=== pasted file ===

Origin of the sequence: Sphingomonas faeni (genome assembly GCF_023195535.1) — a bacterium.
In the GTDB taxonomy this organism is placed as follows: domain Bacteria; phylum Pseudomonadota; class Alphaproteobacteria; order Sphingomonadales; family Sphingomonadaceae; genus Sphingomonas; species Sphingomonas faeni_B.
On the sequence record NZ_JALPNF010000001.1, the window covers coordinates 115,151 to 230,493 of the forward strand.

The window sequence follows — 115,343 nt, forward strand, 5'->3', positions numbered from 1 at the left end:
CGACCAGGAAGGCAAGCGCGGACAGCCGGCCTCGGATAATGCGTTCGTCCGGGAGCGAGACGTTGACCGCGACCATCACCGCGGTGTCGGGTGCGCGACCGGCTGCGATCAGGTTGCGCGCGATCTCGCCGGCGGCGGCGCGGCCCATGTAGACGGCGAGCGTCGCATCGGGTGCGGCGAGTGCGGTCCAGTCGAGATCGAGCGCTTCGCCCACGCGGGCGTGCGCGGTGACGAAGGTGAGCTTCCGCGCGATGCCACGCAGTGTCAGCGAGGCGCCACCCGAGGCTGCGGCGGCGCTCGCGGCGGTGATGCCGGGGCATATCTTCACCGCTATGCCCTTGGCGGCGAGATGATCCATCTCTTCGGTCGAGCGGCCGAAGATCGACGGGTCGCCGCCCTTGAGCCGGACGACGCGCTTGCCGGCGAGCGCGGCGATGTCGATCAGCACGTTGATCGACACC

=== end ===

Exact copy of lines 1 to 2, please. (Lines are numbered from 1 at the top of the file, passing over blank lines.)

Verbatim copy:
Origin of the sequence: Sphingomonas faeni (genome assembly GCF_023195535.1) — a bacterium.
In the GTDB taxonomy this organism is placed as follows: domain Bacteria; phylum Pseudomonadota; class Alphaproteobacteria; order Sphingomonadales; family Sphingomonadaceae; genus Sphingomonas; species Sphingomonas faeni_B.